In a few days Sony will release its PlayStation VR virtual reality headset. PSVR is, in the eyes of many, the best chance for virtual reality to find its way into mainstream homes. Priced at $550, it’s far less expensive than the other serious headsets, such as the Oculus Rift and HTC Vive, which will set you back close to (or over) $1000. Those devices also require a powerful PC to run, which could cost thousands of dollars more for people who don’t already have one. The PSVR simply requires a PlayStation 4.
The promise of robust VR experiences in the home is exciting. From the time I’ve spent with the PSVR at events and exhibitions, it’s the real deal. Immersing yourself into games opens the doors to all kinds of other experiences such as placing yourself in simulations of everything from the International Space Station to historical recreations of the battle of Waterloo.
How might creative theatre companies work with VR to create an entirely new experience of Romeo and Juliet?
It’s all very exciting, and VR may well be the technology that does more for the arts than anything that has come before it.
The performing arts, from music through to theatre will be able to offer audiences entirely different experiences as the technology becomes ingrained into mainstream consciousness.
While I was in Japan last month I got a taste for what a creative theatre company could do with VR when I played Zero Latency VR created by a Melbourne start up. A small group of us put on the VR goggles and were each given a gun. We were then moved into a large, empty space and through the goggles we saw a vision of city streets overrun with zombies. Our goal was simple; survive the onslaught.
We had free movement in this space, so we tried to co-ordinate ourselves to plot our tactics. This was difficult given my lack of Japanese skills and my allies limited English. Every bad movie SWAT Team strategy became something we tried, and I can only imagine how amusing our complete incompetence must have looked. Then the zombies broke through our defences, and the screaming started.
It was quite intense; a far more extreme horror than what you’ll experience playing a game on a flat screen. I found it thrilling, and was laughing as I was inevitably swamped by zombies (I might have a problem), but the the game did have to stop it a couple of times because others needed a break to calm their nerves.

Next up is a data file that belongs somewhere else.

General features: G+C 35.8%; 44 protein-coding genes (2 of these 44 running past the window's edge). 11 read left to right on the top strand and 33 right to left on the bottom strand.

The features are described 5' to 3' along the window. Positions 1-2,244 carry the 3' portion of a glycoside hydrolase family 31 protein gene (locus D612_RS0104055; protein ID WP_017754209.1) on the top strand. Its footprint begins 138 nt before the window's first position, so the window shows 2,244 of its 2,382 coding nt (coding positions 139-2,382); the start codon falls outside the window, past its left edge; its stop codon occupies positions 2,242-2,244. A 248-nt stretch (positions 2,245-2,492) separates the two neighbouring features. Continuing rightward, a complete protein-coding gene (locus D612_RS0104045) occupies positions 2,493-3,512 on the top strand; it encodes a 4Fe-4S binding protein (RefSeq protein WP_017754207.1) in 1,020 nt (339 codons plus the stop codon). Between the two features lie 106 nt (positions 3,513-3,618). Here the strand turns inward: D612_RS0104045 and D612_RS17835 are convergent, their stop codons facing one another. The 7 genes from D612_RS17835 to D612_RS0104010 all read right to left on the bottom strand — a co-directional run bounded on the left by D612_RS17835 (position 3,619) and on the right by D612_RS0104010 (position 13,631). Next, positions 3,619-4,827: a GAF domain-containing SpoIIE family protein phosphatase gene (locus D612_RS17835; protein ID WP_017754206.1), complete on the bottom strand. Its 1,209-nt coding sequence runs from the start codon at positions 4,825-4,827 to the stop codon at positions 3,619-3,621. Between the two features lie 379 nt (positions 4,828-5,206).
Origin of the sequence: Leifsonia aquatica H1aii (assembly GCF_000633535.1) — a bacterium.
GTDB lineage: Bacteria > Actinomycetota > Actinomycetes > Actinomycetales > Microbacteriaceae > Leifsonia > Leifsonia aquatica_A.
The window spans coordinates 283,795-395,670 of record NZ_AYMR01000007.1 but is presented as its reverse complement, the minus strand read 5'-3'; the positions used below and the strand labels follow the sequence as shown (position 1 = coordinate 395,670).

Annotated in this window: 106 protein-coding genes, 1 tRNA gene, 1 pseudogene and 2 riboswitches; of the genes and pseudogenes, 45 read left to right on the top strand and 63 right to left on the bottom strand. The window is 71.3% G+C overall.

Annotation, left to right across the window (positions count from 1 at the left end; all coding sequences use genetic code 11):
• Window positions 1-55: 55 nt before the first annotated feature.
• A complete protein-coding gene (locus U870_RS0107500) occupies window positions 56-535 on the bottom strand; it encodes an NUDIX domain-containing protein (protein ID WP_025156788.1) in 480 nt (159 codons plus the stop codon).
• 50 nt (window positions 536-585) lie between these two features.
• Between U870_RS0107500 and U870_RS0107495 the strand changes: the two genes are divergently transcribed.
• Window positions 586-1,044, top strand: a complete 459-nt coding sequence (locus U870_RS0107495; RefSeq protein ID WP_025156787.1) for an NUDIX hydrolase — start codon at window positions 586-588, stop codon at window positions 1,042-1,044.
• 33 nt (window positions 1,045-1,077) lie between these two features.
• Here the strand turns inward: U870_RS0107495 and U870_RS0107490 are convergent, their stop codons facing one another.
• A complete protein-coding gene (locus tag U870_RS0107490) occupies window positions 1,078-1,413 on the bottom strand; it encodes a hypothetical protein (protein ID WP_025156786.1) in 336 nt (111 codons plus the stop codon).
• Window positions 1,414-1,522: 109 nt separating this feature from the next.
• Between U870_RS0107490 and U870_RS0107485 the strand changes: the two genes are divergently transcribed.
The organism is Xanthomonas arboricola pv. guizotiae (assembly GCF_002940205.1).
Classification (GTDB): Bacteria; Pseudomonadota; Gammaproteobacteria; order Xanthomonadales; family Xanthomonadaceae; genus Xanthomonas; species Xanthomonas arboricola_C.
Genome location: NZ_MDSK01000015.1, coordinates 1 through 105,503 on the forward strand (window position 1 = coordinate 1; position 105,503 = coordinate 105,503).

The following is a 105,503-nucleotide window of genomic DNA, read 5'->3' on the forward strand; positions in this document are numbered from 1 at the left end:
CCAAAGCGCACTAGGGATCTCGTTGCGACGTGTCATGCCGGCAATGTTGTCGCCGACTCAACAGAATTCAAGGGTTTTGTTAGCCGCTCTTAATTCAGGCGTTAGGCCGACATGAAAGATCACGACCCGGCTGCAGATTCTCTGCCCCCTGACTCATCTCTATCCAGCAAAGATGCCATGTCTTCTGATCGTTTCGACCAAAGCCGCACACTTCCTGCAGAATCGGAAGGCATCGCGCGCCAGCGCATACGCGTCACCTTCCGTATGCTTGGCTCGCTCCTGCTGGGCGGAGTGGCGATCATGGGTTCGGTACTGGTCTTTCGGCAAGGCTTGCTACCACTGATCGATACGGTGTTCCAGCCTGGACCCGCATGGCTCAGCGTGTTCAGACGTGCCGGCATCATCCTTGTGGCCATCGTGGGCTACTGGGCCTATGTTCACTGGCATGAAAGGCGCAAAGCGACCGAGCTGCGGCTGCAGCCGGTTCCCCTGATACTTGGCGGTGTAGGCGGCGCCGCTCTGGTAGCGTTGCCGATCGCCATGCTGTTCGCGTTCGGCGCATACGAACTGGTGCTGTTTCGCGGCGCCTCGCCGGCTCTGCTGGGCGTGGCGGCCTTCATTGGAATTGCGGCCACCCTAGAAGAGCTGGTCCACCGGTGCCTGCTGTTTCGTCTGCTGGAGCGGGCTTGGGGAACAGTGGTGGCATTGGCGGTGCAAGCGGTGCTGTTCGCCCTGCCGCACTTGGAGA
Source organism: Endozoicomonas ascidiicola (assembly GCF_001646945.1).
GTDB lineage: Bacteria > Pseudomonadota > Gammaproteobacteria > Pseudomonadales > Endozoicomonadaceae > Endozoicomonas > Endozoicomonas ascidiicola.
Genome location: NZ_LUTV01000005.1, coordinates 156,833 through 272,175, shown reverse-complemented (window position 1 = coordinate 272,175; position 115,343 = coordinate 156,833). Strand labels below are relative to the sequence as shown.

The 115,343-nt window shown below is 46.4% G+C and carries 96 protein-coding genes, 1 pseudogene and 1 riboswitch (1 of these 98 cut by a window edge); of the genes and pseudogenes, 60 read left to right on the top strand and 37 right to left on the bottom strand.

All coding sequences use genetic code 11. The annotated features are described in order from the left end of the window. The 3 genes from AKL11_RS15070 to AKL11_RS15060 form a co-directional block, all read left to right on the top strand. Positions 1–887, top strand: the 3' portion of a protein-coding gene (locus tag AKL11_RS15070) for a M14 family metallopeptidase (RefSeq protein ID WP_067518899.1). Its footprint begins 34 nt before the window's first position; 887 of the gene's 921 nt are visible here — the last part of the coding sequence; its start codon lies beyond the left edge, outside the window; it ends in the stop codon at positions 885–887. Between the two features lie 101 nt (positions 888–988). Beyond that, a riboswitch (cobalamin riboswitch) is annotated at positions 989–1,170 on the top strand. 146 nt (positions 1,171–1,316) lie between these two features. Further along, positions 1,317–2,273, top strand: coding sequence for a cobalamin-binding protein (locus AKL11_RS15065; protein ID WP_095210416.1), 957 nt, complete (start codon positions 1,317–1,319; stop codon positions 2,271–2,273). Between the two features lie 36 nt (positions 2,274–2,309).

Yes, this was a nonsense bit of entertainment; a sideshow and diversion. I’m not claiming that Zero Latency VR has in itself created a masterpiece here, but then you could say the same about Georges Méliès’ films. As with Méliès’ work, what Zero Latency VR was able to show was that VR has all the ingredients to give us an entirely new kind of performance art.
Could we inspire our next generation of ballet dancers by giving them simulations where they get to be part of a performance of Swan Lake?
There was a defined space the game took place in, and we were the actors. The game’s engine was able to facilitate a storytelling world, but it was up to us to actually create the story, and we did that by play acting roles, and interacting with one another.
How might creative theatre companies work with VR to create an entirely new experience of Romeo and Juliet? Could we be looking at gamifying the experience of going to a symphony by inverting the role of the audience; tasking them to play virtual instruments like a rhythm game for the approval of a computer-generated audience? Could we inspire our next generation of ballet dancers by giving them simulations where they get to be part of a performance of Swan Lake?
At the moment, the interest in virtual reality is driven by gaming. That’s where all the money backing its development has come from. But gaming was already on a path that was bringing it into ever-greater similarities with other artistic mediums, and virtual reality will accelerate that trend.
Depending on who you speak to, virtual reality might just be a step on the way to proper augmented reality, but even if that’s the case, the excitement behind it now is palpable. Bring it on.
*Matt Sainsbury is a digital art critic and author. He has published the book, Game Art (No Starch Press), and writes about Asian entertainment at DigitallyDownloaded.net